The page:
David Hone, a British palaeontologist working in China, believes the Tyrannosaurs preferred to prey upon small and unwary baby rivals rather than their fully-grown parents.
His study, carried out with Oliver Rauhut of the Bavarian State Collection for Palaeontology and Geology in Munich, suggests baby-eating was a common behaviour among the large predatory dinosaurs, offering a possible explanation why so few juvenile dinosaurs have been found in fossil records.
The pair, whose work was published in the journal Lethaia and reported in The Independent, believe eating baby dinosaurs whole or in large pieces enabled T.rex to digest the minerals and nutrients stored in the bones of their small prey.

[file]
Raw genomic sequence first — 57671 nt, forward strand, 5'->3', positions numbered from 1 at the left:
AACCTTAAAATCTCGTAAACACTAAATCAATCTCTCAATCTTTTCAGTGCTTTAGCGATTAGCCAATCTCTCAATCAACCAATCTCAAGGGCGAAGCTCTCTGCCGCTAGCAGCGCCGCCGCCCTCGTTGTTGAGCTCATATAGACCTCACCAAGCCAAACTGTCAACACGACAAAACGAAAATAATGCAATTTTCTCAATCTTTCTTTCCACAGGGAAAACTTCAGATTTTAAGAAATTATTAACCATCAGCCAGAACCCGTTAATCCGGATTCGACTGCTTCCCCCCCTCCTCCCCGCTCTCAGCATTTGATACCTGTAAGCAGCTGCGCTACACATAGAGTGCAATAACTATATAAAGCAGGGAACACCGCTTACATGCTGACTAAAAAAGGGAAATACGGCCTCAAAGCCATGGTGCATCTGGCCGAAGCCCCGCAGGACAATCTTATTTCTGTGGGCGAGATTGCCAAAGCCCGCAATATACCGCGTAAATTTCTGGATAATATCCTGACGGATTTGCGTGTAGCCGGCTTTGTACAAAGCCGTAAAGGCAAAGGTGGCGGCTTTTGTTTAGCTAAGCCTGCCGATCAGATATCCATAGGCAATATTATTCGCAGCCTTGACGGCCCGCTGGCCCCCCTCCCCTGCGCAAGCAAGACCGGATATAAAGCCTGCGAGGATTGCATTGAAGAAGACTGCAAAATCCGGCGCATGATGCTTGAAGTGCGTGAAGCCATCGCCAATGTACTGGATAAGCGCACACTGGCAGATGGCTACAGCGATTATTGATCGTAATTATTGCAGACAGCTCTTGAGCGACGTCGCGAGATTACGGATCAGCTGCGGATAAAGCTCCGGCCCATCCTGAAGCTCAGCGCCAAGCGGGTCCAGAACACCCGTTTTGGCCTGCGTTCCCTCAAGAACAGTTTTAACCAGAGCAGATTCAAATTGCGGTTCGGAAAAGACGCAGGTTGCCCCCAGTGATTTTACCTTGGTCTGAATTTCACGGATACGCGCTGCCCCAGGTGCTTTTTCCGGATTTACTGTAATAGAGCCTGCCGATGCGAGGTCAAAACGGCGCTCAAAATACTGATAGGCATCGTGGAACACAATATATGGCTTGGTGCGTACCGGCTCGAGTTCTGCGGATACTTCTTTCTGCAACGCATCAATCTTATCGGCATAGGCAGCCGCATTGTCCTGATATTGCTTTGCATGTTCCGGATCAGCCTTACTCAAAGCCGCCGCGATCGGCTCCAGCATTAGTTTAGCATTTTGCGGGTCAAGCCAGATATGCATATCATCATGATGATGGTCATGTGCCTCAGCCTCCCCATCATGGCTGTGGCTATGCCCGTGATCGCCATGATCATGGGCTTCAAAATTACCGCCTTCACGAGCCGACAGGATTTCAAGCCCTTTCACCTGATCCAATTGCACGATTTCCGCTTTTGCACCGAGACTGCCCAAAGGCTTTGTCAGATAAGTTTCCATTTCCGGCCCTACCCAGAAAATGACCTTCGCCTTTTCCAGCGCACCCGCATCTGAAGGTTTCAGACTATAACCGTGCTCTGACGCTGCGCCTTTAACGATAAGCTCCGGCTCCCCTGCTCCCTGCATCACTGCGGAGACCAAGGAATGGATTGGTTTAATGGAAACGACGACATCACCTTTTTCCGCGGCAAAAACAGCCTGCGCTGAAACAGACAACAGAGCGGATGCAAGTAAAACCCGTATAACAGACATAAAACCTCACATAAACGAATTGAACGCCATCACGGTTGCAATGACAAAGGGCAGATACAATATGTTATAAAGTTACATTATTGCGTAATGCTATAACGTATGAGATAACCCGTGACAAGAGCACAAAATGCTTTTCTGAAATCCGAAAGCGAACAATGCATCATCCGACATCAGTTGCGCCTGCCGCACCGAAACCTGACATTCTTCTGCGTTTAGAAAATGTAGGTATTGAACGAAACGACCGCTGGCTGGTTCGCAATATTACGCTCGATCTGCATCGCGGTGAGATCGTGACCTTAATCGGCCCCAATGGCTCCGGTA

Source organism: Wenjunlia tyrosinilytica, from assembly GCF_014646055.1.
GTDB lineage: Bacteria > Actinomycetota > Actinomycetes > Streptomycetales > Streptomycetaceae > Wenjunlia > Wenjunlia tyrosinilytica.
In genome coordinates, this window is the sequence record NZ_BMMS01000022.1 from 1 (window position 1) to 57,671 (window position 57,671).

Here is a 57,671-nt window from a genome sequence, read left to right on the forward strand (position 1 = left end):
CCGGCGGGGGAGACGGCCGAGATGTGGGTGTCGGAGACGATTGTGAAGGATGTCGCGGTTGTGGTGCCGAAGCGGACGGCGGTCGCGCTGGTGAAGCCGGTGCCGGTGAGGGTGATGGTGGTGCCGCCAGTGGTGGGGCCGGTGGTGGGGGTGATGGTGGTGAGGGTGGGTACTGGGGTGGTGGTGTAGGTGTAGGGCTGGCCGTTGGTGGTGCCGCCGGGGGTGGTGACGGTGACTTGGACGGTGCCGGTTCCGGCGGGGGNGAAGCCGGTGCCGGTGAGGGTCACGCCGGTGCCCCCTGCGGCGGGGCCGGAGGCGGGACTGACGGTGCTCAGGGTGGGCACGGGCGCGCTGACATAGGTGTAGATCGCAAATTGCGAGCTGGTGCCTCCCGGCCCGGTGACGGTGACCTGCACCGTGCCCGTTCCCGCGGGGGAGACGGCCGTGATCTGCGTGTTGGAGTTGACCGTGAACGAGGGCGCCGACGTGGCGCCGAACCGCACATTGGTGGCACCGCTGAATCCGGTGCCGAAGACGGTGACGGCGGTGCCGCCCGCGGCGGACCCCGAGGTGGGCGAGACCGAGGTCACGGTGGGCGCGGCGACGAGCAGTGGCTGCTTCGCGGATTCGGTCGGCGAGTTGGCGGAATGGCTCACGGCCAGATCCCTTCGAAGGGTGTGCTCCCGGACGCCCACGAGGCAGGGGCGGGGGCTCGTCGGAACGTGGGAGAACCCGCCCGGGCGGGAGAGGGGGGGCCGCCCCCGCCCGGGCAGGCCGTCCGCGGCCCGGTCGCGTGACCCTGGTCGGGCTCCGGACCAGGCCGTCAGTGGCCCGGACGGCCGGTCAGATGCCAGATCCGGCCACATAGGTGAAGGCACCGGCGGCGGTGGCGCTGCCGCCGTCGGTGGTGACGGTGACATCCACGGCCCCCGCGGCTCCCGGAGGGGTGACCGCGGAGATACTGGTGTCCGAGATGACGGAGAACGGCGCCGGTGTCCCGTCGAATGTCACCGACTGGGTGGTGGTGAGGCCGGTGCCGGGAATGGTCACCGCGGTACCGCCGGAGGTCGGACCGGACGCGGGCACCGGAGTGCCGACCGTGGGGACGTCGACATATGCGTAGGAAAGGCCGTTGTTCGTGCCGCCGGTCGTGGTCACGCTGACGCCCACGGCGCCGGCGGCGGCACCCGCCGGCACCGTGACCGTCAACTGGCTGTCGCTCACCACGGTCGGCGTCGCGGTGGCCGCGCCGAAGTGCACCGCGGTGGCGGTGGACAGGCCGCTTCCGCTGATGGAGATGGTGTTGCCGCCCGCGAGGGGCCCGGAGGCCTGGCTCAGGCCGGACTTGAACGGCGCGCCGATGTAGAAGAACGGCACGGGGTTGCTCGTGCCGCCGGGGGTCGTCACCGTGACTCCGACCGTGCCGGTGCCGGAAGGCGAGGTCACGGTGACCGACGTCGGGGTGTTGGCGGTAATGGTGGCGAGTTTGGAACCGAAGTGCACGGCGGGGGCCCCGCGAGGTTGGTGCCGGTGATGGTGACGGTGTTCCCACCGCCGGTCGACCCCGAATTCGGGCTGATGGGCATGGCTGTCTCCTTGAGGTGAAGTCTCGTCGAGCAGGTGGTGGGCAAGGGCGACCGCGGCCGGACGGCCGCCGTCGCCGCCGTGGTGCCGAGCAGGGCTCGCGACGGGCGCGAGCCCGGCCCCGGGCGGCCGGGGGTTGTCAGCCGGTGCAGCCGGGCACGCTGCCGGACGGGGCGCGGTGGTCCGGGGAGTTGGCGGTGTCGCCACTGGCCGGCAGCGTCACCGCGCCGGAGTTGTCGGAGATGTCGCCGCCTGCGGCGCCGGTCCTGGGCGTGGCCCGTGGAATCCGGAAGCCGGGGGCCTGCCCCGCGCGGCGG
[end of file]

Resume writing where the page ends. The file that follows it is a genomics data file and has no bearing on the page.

Dr Hone, who works at the Institute of Vertebrate Palaeontology and Palaeoanthropology in Beijing, said: "Modern predators mainly attack vulnerable, young animals as they are inexperienced in evading predators, and this was probably the same in dinosaurs. Young prey are easier to bring down and the risk of injury to the predator is much lower.
“We conclude that, like modern predators, theropods preferentially hunted and ate juvenile animals leading to the absence of small, and especially young, dinosaurs in the fossil record.”
"The traditional view of large theropods hunting the adults of large or giant dinosaur species is therefore considered unlikely and such events rare.”